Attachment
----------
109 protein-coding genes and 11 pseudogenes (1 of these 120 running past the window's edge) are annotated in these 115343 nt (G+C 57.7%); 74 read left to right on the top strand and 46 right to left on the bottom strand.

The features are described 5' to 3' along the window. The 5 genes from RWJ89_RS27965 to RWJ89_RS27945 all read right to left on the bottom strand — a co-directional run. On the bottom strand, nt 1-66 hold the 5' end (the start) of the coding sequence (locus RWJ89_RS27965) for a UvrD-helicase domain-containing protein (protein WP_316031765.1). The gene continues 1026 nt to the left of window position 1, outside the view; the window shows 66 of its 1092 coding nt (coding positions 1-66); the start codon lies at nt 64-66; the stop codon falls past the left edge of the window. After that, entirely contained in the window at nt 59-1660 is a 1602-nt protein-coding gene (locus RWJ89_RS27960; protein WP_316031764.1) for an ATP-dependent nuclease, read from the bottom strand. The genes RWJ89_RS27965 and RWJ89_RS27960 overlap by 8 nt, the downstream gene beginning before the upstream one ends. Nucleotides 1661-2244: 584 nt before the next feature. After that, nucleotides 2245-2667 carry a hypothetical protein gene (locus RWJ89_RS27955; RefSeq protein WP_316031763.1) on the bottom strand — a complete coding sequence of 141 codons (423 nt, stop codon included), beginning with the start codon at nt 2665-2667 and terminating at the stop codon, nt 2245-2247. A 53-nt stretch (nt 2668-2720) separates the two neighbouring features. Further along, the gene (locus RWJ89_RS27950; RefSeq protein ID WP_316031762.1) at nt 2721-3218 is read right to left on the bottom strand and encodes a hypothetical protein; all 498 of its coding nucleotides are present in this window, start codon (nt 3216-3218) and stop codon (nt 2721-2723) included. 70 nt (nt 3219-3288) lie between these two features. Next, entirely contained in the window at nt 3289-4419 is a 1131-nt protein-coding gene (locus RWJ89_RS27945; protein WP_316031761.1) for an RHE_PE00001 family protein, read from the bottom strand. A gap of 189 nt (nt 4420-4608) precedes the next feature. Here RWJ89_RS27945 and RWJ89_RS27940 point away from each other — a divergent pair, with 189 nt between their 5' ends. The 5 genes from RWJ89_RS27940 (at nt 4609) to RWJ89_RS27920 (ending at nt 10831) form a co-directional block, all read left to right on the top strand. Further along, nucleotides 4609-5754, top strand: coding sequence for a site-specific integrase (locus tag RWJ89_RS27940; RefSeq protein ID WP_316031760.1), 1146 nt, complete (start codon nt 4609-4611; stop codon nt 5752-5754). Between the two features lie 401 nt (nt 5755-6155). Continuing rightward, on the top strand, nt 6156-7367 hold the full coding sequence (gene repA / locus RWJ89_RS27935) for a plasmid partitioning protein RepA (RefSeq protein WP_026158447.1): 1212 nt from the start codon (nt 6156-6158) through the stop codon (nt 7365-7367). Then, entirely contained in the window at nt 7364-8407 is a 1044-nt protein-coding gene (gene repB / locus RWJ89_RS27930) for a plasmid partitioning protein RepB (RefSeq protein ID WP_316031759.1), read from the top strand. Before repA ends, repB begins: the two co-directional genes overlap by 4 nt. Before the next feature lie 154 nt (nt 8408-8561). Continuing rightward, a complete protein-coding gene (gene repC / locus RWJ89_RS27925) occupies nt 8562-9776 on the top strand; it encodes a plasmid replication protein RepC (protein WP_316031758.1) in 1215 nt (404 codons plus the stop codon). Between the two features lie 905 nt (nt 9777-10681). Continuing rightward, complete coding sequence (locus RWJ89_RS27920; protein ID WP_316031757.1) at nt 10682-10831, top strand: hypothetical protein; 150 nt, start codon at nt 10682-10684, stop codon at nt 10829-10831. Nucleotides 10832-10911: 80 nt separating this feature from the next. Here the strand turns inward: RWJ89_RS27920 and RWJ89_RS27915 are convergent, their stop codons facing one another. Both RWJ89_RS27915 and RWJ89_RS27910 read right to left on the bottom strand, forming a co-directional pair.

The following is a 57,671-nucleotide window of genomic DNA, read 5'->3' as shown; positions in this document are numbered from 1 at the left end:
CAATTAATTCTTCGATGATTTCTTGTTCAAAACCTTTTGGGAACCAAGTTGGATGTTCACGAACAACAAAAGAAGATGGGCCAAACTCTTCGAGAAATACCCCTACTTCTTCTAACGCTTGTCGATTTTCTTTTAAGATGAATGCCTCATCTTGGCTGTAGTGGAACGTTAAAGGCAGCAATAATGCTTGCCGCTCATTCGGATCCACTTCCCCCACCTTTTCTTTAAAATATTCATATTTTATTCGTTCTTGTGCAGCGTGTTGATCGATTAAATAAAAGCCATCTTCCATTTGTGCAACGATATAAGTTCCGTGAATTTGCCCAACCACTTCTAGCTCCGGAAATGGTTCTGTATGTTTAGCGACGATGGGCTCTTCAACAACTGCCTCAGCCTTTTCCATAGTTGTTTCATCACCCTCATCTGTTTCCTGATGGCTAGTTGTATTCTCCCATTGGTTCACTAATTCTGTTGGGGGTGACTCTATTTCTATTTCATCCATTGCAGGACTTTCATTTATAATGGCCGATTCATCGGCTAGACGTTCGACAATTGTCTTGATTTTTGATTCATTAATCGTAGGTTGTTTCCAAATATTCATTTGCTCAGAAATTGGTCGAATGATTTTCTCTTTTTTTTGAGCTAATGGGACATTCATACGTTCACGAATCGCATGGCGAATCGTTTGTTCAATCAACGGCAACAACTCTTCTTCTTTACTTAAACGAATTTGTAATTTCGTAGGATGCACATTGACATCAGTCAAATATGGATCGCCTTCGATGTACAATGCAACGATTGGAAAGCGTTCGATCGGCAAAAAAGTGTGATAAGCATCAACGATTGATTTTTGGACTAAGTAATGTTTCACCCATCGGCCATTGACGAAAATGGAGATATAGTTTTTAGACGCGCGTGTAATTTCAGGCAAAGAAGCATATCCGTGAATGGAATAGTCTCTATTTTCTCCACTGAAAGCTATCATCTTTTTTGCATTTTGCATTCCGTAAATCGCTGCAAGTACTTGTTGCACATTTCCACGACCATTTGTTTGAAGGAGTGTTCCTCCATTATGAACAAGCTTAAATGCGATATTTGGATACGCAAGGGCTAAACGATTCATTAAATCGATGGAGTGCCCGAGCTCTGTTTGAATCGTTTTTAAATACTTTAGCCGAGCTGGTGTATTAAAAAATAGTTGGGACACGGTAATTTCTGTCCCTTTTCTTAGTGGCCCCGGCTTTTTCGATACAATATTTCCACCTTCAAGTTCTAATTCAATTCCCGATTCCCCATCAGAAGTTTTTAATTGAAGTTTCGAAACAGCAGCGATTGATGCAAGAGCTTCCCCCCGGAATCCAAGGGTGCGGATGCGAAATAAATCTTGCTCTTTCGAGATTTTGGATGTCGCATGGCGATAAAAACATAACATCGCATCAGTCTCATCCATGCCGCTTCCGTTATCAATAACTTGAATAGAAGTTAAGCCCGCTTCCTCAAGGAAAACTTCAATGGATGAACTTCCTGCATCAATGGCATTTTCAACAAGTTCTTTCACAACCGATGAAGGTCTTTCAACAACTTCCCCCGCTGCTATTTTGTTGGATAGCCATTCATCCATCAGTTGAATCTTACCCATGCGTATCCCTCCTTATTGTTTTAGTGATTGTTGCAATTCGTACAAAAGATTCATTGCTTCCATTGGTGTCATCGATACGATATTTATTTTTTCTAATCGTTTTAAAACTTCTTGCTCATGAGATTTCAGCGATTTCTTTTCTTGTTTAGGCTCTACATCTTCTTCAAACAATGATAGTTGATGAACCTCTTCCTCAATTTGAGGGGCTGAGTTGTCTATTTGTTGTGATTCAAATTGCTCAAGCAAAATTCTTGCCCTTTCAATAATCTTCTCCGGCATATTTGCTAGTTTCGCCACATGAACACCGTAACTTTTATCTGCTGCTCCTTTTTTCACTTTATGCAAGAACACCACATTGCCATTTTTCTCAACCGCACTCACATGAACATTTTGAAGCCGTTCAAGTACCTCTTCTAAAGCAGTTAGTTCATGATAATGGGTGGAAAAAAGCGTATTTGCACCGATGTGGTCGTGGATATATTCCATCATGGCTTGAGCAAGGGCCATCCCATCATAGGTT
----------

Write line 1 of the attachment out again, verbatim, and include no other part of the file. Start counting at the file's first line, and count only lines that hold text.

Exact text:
109 protein-coding genes and 11 pseudogenes (1 of these 120 running past the window's edge) are annotated in these 115343 nt (G+C 57.7%); 74 read left to right on the top strand and 46 right to left on the bottom strand.